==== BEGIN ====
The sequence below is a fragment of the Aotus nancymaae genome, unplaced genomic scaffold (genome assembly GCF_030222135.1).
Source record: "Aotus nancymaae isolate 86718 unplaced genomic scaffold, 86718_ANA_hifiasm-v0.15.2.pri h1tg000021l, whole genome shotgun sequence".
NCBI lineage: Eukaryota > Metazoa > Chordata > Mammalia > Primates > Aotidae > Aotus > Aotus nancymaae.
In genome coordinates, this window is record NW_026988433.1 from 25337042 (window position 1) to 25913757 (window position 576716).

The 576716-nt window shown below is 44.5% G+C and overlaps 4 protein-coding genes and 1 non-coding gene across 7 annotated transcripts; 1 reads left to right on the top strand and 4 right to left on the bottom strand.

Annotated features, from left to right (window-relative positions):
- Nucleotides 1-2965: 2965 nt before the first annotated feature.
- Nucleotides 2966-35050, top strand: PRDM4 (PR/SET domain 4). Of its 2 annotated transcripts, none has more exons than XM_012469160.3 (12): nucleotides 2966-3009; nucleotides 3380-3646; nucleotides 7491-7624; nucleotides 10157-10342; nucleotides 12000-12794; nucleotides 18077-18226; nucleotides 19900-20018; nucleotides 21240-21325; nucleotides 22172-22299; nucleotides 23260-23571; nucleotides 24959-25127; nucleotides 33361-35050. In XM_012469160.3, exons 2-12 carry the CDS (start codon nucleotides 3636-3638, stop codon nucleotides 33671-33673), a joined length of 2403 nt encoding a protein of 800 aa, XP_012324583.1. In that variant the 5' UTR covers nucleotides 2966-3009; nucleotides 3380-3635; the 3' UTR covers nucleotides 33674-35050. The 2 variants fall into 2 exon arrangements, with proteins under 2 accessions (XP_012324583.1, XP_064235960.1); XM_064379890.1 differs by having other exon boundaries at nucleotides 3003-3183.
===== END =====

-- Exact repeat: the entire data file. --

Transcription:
The sequence below is a fragment of the Aotus nancymaae genome, unplaced genomic scaffold (genome assembly GCF_030222135.1).
Source record: "Aotus nancymaae isolate 86718 unplaced genomic scaffold, 86718_ANA_hifiasm-v0.15.2.pri h1tg000021l, whole genome shotgun sequence".
NCBI lineage: Eukaryota > Metazoa > Chordata > Mammalia > Primates > Aotidae > Aotus > Aotus nancymaae.
In genome coordinates, this window is record NW_026988433.1 from 25337042 (window position 1) to 25913757 (window position 576716).

The 576716-nt window shown below is 44.5% G+C and overlaps 4 protein-coding genes and 1 non-coding gene across 7 annotated transcripts; 1 reads left to right on the top strand and 4 right to left on the bottom strand.

Annotated features, from left to right (window-relative positions):
- Nucleotides 1-2965: 2965 nt before the first annotated feature.
- Nucleotides 2966-35050, top strand: PRDM4 (PR/SET domain 4). Of its 2 annotated transcripts, none has more exons than XM_012469160.3 (12): nucleotides 2966-3009; nucleotides 3380-3646; nucleotides 7491-7624; nucleotides 10157-10342; nucleotides 12000-12794; nucleotides 18077-18226; nucleotides 19900-20018; nucleotides 21240-21325; nucleotides 22172-22299; nucleotides 23260-23571; nucleotides 24959-25127; nucleotides 33361-35050. In XM_012469160.3, exons 2-12 carry the CDS (start codon nucleotides 3636-3638, stop codon nucleotides 33671-33673), a joined length of 2403 nt encoding a protein of 800 aa, XP_012324583.1. In that variant the 5' UTR covers nucleotides 2966-3009; nucleotides 3380-3635; the 3' UTR covers nucleotides 33674-35050. The 2 variants fall into 2 exon arrangements, with proteins under 2 accessions (XP_012324583.1, XP_064235960.1); XM_064379890.1 differs by having other exon boundaries at nucleotides 3003-3183.